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Thread: NFL 2011 Solution-Avoiding A Work Stoppage

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  1. NFL 2011 Solution-Avoiding A Work Stoppage

    I've created a detailed plan for post-season expansion as a much better alternative to an 18-game regular season. My proposal makes the game more efficient, enjoyable, competitive and profitable for all involved from the league, owners, players, fans, tv partners, advertisers and sponsors.

    It's too long to read in its entirety, unless your livelihood depends on a 2011 NFL season.

    I simply need to get the attention of people from the NFL and NFLPA. My blueprint is compelling, viable and feasible. I don't need a receptive audience, just an attentive one.

    Here's the link.

    http://www.slideshare.net/JasonMathas/02-0111-nfl

    Jason Mathas

  2. Jason - good start. Consider that teams lose money with byes. Why not get rid of byes. Have all 32 teams play in round 1. That still results in 5 rounds. If one sets them up into two brackets -AFC and NFC. Each bracket would be ranked and top half would play bottom half of other conference. This would make playoffs more exciting. The most watched college sport is March Madness for a reason.

  3. #3
       
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    Quote Originally Posted by williwonte View Post
    Jason - good start. Consider that teams lose money with byes. Why not get rid of byes. Have all 32 teams play in round 1. That still results in 5 rounds. If one sets them up into two brackets -AFC and NFC. Each bracket would be ranked and top half would play bottom half of other conference. This would make playoffs more exciting. The most watched college sport is March Madness for a reason.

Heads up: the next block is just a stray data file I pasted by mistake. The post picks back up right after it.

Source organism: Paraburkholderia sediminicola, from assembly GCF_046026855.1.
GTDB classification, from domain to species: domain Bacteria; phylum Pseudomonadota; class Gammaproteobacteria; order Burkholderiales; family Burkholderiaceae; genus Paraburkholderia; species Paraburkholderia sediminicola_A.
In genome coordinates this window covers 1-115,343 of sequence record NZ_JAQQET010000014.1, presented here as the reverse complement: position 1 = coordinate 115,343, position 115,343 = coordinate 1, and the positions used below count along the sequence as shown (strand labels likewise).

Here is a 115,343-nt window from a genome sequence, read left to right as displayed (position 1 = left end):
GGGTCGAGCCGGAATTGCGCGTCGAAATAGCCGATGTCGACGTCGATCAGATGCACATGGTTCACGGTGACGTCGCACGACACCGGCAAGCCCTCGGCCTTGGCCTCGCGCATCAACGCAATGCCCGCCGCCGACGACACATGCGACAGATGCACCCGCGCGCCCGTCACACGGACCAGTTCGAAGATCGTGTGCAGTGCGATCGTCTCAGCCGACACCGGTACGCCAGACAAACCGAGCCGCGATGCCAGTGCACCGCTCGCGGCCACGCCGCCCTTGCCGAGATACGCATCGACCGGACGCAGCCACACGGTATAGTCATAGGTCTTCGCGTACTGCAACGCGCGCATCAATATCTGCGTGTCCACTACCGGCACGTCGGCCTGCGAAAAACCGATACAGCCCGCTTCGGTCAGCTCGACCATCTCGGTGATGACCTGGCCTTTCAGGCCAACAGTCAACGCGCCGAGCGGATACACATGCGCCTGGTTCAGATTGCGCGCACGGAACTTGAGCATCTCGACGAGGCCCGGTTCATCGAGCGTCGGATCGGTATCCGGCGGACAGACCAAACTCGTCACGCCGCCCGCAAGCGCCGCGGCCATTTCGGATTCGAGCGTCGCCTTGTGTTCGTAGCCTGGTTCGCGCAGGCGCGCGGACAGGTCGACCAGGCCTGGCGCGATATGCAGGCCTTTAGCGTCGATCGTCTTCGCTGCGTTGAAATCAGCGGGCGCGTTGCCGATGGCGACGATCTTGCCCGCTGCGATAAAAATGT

No way. The reason there are 64 (well, now 68) teams in the tournament is because there are 347 Division 1 basketball teams in the NCAA. Putting all 32, or even putting more than 12 teams in the playoffs would basically render the regular season completely worthless.

  4. Quote Originally Posted by Wordsworth View Post
    No way. The reason there are 64 (well, now 68) teams in the tournament is because there are 347 Division 1 basketball teams in the NCAA. Putting all 32, or even putting more than 12 teams in the playoffs would basically render the regular season completely worthless.
    How does it render the regular season worthless? You're speculating. Would you not watch football during the regular season because of a 24-team playoff system? Of course, most people resist change from the familiar, whether the "familiar" is beneficial or detrimental. People will adjust and gravitate towards the new system.

  5. #5
    24 teams in the playoffs? Can't say I'm on board at all, it would render the regular season almost meaningless. Under your plan teams with 6 wins would have made the playoffs last year, teams could clinch post-season by week 8. One of the things that makes the NFL great is that every week is life or death. If a team is 0-1 and playing a 1-0 division rival, it's almost must-win to keep from dropping 2 1/2 back.

    On a personal note, as a guy who earns his money by looking up stats (ok, earns might be a bit strong), I wouldn't look forward to writing "the Panthers are 1-9, if they lose 2 more they run the risk of missing the playoffs" or "teams that lose their first 3 games only make the playoffs 97.3% of the time".